There’s a QR code inside the instruction book that will take you to either the Apple or Google Play store where you can download and install the app you need.
When the drone is powered on, it will transmit its own wi-fi signal your phone will need to connect to; otherwise, the app will be useless. You can either fly the drone with the controller and simply use the cell phone for taking photos and video (this option is best for beginners), or else you can control the drone via the app.
It’s worth mentioning that the camera has a micro SD card slot, allowing you to record video onboard the drone. This produces a better quality video as it’s not subject to interference like a Wi-Fi signal.
Quality and Durability
Generally speaking, the drone and controller don’t feel too flimsy or breakable; the controller in particular has a decent weight to it, thanks to its built-in rechargeable battery.
The controls are slightly different from most other Holy Stone drones; for example, the takeoff/land button is in the top right corner (whereas it’s normally below or to the side of the joystick) and it’s a similar story for the GPS/Headless mode in the top left. Also, the speed control is actually a dial and the trim control is a secondary function of the camera button, while the video function has its own button.
There are four lights that can be found under the foldable cell phone holder; from left to right, they provide indications for the following functions:
- Return to Home
- Headless Mode
The cell phone holder itself does a good job of holding your phone in place, but like other Holy Stone controllers, there’s no lip to help prevent your phone from popping out.
The drone is lightweight but feels solid enough, with the one main area of concern being the lack of propeller guards. While this isn’t necessarily a big issue for a more experienced operator, beginners may find the propellers could be scratched or damaged if the drone hits a solid obstacle.
The landing skids are secured reasonably well, unlike some other drones where the skids will immediately start falling off. That said, they could potentially be knocked off and lost if the drone crashes into an obstacle or hits the ground too hard.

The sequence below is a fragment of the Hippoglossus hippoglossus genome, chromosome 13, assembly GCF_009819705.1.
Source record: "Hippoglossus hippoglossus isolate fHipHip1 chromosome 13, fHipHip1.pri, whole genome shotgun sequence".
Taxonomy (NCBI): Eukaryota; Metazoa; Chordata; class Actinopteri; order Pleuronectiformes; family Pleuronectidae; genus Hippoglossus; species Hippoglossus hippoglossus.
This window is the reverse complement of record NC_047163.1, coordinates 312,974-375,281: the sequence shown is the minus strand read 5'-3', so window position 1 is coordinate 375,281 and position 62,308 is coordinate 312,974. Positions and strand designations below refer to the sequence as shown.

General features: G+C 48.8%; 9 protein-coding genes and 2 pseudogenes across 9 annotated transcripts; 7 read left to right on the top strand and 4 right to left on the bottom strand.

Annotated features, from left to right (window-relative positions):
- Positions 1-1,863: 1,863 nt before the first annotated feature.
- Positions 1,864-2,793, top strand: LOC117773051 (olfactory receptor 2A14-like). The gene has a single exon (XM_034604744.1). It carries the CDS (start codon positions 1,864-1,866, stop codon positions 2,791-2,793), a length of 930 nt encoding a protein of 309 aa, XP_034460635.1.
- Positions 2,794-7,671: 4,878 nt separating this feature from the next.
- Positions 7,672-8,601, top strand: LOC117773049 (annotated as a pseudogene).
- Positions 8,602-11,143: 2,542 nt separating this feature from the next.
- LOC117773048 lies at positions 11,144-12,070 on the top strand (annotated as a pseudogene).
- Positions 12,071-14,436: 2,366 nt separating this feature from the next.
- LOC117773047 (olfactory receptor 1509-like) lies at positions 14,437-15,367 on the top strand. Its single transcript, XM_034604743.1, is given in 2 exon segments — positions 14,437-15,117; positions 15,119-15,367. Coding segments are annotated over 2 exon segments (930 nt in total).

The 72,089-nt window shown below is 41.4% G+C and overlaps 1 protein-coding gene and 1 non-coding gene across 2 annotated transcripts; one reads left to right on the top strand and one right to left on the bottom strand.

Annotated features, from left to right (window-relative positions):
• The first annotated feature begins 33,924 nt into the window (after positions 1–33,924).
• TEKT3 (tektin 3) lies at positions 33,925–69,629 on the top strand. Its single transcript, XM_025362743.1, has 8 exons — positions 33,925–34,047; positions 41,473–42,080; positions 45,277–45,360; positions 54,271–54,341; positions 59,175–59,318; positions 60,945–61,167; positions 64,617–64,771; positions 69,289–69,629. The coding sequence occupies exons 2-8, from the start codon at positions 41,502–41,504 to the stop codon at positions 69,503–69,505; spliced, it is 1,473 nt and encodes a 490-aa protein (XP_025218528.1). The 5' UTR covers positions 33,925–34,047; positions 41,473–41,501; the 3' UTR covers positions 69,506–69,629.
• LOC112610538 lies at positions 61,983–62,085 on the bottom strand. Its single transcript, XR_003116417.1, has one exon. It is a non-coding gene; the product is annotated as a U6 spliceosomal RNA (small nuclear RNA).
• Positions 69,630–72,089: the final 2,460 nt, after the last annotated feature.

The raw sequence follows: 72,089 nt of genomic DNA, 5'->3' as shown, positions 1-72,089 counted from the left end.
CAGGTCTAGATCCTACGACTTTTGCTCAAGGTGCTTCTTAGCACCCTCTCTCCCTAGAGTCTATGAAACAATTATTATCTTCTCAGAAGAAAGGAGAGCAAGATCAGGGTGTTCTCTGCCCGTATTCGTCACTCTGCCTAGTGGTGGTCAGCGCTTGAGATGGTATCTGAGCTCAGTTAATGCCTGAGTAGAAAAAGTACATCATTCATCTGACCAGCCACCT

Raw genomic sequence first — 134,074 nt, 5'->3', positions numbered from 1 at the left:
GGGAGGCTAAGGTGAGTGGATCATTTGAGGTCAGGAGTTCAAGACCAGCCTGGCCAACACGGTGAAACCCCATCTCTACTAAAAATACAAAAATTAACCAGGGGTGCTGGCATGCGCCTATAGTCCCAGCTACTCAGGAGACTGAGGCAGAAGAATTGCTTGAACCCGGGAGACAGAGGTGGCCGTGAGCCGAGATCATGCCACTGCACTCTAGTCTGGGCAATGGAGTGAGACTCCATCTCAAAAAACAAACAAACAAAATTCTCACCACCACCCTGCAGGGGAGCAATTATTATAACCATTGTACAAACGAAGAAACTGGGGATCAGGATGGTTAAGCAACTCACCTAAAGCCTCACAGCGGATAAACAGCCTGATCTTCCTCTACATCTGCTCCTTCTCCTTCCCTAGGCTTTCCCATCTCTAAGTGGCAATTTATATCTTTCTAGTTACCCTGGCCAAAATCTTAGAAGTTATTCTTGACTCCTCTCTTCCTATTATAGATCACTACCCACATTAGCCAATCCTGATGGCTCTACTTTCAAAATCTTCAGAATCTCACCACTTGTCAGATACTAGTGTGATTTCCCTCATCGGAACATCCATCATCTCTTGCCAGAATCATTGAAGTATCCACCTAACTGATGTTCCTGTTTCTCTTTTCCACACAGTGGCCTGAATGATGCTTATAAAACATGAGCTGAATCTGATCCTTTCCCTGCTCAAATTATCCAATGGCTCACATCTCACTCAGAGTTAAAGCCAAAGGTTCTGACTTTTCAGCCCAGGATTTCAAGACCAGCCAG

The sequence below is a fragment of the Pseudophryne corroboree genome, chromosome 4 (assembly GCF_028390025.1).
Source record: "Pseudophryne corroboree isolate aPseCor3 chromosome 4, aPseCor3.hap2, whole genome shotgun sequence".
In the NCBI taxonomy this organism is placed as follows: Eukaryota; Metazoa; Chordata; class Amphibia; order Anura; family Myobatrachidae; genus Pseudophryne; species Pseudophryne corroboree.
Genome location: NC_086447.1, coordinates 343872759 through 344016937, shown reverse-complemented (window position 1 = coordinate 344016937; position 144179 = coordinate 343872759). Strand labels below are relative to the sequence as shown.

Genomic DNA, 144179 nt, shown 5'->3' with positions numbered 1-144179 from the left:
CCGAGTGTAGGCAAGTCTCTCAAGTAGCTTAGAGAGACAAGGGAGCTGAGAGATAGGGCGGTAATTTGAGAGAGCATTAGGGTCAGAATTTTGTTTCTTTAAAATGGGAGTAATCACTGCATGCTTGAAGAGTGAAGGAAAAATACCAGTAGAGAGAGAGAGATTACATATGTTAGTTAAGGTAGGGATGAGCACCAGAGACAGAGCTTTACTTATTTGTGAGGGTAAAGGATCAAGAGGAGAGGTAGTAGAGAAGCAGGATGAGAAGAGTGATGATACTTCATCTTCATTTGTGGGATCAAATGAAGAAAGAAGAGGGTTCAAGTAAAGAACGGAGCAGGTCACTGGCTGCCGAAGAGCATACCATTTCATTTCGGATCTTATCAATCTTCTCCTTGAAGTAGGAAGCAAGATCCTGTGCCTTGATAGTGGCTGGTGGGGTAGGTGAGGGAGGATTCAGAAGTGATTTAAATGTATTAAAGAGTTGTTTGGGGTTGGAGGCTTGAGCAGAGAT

The drone battery slots into the back of the drone with a reassuring click, with little or no danger of it becoming detached if the drone should crash. It’s also easily removed again.
Performance and Ease of Use
Before you fly, you must be sure to pair and calibrate the drone. Once this is done, you’ll need to unlock the motors by pushing both joysticks down and inward simultaneously, which will start the rotors.
Battery flight time was very good. In theory, each battery should last about 18 minutes; the drone was tested for about 45 minutes (with intermittent flying) and the battery did not need to be changed at all.
Features & Functions
The functions listed below can be performed through either the controller or the app (although you’ll probably find it easier to fly the drone with your controller rather than your cell phone).
- Pairing and Calibration: Pairing wasn’t a problem at all and only needed to be done once, before the initial flight. The gyro calibration was also simple but it’s important to perform the calibration if you crash the drone, or even at frequent intervals. If the drone isn’t calibrated, it won’t fly properly and will be difficult to control.
- One Key Take-Off and Landing: Worked well; the drone lifts off to an altitude of about three feet and will gently land from any altitude (although it can be slow and is often best aided by manually bringing the drone lower via the controller).
- Emergency Stop: Simultaneously stops all the rotors and causes the drone to fall from the sky. As implied, this should only be used in an emergency!
- Trim: Worked well, although as long as the gyros are calibrated there wasn’t much need for it.